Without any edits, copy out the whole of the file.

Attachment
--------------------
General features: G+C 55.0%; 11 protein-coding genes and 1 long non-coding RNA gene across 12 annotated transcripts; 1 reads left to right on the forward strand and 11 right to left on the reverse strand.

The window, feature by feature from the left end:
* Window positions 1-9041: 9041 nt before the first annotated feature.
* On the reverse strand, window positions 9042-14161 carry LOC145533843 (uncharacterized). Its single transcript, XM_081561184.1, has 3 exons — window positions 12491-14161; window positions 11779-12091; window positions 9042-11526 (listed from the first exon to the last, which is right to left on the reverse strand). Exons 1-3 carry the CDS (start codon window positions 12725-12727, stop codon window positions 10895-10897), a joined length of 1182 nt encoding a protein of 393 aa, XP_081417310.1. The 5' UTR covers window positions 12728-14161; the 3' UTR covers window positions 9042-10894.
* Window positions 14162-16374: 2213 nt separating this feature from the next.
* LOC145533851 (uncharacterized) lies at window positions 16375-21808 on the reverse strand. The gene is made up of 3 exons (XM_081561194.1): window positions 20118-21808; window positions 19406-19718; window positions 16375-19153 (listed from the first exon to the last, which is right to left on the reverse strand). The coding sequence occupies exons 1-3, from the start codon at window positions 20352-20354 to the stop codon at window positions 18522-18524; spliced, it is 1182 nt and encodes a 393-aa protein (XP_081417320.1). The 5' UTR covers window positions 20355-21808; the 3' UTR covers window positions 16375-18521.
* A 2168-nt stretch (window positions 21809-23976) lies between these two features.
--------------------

General features: G+C 55.0%; 11 protein-coding genes and 1 long non-coding RNA gene across 12 annotated transcripts; 1 reads left to right on the forward strand and 11 right to left on the reverse strand.

The window, feature by feature from the left end:
* Window positions 1-9041: 9041 nt before the first annotated feature.
* On the reverse strand, window positions 9042-14161 carry LOC145533843 (uncharacterized). Its single transcript, XM_081561184.1, has 3 exons — window positions 12491-14161; window positions 11779-12091; window positions 9042-11526 (listed from the first exon to the last, which is right to left on the reverse strand). Exons 1-3 carry the CDS (start codon window positions 12725-12727, stop codon window positions 10895-10897), a joined length of 1182 nt encoding a protein of 393 aa, XP_081417310.1. The 5' UTR covers window positions 12728-14161; the 3' UTR covers window positions 9042-10894.
* Window positions 14162-16374: 2213 nt separating this feature from the next.
* LOC145533851 (uncharacterized) lies at window positions 16375-21808 on the reverse strand. The gene is made up of 3 exons (XM_081561194.1): window positions 20118-21808; window positions 19406-19718; window positions 16375-19153 (listed from the first exon to the last, which is right to left on the reverse strand). The coding sequence occupies exons 1-3, from the start codon at window positions 20352-20354 to the stop codon at window positions 18522-18524; spliced, it is 1182 nt and encodes a 393-aa protein (XP_081417320.1). The 5' UTR covers window positions 20355-21808; the 3' UTR covers window positions 16375-18521.
* A 2168-nt stretch (window positions 21809-23976) lies between these two features.